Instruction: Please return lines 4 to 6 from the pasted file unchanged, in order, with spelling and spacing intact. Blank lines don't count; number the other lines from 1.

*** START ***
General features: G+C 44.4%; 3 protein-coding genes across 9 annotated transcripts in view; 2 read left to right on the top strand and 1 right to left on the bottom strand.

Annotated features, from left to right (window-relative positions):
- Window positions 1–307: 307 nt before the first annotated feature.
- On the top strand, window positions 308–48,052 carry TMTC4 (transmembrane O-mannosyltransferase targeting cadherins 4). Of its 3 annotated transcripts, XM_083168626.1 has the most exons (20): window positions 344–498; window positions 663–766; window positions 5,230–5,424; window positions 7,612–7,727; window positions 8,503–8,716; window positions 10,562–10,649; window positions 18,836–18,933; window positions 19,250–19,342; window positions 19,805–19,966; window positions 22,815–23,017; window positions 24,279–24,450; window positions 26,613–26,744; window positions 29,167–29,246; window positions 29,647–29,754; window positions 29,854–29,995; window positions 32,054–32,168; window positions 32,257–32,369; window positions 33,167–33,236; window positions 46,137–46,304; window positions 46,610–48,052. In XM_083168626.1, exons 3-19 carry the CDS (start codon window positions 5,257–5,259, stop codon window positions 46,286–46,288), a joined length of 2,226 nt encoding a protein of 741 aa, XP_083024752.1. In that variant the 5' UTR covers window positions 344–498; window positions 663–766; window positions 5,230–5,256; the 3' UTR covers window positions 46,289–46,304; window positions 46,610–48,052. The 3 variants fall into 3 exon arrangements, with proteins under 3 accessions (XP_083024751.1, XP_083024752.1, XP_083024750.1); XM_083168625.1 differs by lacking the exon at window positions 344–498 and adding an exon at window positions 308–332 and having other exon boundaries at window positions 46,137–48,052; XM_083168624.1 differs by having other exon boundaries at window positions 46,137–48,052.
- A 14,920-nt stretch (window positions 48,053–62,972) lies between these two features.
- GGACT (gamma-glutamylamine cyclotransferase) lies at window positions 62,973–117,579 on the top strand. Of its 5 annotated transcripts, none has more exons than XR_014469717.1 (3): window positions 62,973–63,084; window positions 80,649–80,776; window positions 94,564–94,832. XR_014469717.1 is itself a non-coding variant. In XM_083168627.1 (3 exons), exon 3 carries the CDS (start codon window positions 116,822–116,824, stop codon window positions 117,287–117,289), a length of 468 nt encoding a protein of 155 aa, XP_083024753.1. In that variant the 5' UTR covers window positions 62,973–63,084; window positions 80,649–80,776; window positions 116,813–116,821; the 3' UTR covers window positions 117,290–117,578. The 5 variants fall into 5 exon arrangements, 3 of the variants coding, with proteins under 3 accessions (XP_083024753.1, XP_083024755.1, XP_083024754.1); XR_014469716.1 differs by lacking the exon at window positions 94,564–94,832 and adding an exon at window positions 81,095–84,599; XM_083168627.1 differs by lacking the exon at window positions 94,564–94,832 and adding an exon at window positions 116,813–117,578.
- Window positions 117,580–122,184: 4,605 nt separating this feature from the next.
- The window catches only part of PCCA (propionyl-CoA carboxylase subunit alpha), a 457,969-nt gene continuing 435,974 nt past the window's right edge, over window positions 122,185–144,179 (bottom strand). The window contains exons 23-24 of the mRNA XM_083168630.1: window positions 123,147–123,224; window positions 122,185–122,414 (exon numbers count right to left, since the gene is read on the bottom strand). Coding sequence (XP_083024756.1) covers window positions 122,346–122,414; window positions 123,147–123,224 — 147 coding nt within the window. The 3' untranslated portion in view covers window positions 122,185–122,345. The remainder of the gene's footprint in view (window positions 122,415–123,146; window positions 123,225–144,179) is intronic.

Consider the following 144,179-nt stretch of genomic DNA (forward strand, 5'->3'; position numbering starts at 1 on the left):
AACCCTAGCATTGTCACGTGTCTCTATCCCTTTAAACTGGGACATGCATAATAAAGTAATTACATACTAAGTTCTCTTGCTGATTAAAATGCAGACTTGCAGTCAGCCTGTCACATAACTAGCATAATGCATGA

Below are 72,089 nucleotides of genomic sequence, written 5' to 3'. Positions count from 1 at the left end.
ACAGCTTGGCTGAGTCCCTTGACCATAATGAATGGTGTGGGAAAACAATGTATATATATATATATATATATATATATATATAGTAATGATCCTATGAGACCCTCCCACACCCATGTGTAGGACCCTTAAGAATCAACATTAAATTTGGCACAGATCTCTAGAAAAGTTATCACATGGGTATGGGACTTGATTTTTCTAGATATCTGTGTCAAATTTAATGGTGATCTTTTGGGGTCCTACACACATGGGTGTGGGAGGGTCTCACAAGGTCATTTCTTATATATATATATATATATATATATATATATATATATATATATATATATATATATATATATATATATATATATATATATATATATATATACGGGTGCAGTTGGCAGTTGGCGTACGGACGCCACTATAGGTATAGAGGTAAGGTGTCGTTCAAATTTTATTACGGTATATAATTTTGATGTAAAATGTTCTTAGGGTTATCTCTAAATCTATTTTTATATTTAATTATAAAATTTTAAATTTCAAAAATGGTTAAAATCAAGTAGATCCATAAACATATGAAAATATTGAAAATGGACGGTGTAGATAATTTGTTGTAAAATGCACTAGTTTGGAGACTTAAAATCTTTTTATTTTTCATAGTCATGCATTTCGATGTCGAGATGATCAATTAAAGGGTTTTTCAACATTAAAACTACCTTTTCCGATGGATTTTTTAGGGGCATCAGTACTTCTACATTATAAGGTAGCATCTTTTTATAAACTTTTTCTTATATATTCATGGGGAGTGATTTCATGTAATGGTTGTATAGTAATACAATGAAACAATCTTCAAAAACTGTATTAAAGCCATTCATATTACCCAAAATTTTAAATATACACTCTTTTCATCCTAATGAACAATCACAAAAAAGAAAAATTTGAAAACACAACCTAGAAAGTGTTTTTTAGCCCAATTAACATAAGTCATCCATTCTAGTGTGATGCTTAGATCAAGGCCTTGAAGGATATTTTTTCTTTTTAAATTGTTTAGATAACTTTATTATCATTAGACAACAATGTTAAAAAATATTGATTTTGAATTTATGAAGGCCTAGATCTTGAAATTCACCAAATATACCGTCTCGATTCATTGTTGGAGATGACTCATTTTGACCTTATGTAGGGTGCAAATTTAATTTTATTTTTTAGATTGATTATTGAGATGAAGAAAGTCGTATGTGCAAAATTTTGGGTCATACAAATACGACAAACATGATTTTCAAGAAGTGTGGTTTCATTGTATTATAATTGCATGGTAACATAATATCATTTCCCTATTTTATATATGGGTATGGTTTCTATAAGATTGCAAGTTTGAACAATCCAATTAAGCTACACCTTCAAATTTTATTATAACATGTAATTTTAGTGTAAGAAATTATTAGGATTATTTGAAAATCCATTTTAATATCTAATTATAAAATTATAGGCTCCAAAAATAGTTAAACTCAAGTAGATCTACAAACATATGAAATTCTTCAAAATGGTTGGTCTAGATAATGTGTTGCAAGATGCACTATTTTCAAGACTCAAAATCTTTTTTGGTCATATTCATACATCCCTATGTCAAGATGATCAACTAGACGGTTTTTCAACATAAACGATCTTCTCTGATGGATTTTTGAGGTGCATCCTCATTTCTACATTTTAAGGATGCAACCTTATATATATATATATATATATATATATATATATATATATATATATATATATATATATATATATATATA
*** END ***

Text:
- On the top strand, window positions 308–48,052 carry TMTC4 (transmembrane O-mannosyltransferase targeting cadherins 4). Of its 3 annotated transcripts, XM_083168626.1 has the most exons (20): window positions 344–498; window positions 663–766; window positions 5,230–5,424; window positions 7,612–7,727; window positions 8,503–8,716; window positions 10,562–10,649; window positions 18,836–18,933; window positions 19,250–19,342; window positions 19,805–19,966; window positions 22,815–23,017; window positions 24,279–24,450; window positions 26,613–26,744; window positions 29,167–29,246; window positions 29,647–29,754; window positions 29,854–29,995; window positions 32,054–32,168; window positions 32,257–32,369; window positions 33,167–33,236; window positions 46,137–46,304; window positions 46,610–48,052. In XM_083168626.1, exons 3-19 carry the CDS (start codon window positions 5,257–5,259, stop codon window positions 46,286–46,288), a joined length of 2,226 nt encoding a protein of 741 aa, XP_083024752.1. In that variant the 5' UTR covers window positions 344–498; window positions 663–766; window positions 5,230–5,256; the 3' UTR covers window positions 46,289–46,304; window positions 46,610–48,052. The 3 variants fall into 3 exon arrangements, with proteins under 3 accessions (XP_083024751.1, XP_083024752.1, XP_083024750.1); XM_083168625.1 differs by lacking the exon at window positions 344–498 and adding an exon at window positions 308–332 and having other exon boundaries at window positions 46,137–48,052; XM_083168624.1 differs by having other exon boundaries at window positions 46,137–48,052.
- A 14,920-nt stretch (window positions 48,053–62,972) lies between these two features.
- GGACT (gamma-glutamylamine cyclotransferase) lies at window positions 62,973–117,579 on the top strand. Of its 5 annotated transcripts, none has more exons than XR_014469717.1 (3): window positions 62,973–63,084; window positions 80,649–80,776; window positions 94,564–94,832. XR_014469717.1 is itself a non-coding variant. In XM_083168627.1 (3 exons), exon 3 carries the CDS (start codon window positions 116,822–116,824, stop codon window positions 117,287–117,289), a length of 468 nt encoding a protein of 155 aa, XP_083024753.1. In that variant the 5' UTR covers window positions 62,973–63,084; window positions 80,649–80,776; window positions 116,813–116,821; the 3' UTR covers window positions 117,290–117,578. The 5 variants fall into 5 exon arrangements, 3 of the variants coding, with proteins under 3 accessions (XP_083024753.1, XP_083024755.1, XP_083024754.1); XR_014469716.1 differs by lacking the exon at window positions 94,564–94,832 and adding an exon at window positions 81,095–84,599; XM_083168627.1 differs by lacking the exon at window positions 94,564–94,832 and adding an exon at window positions 116,813–117,578.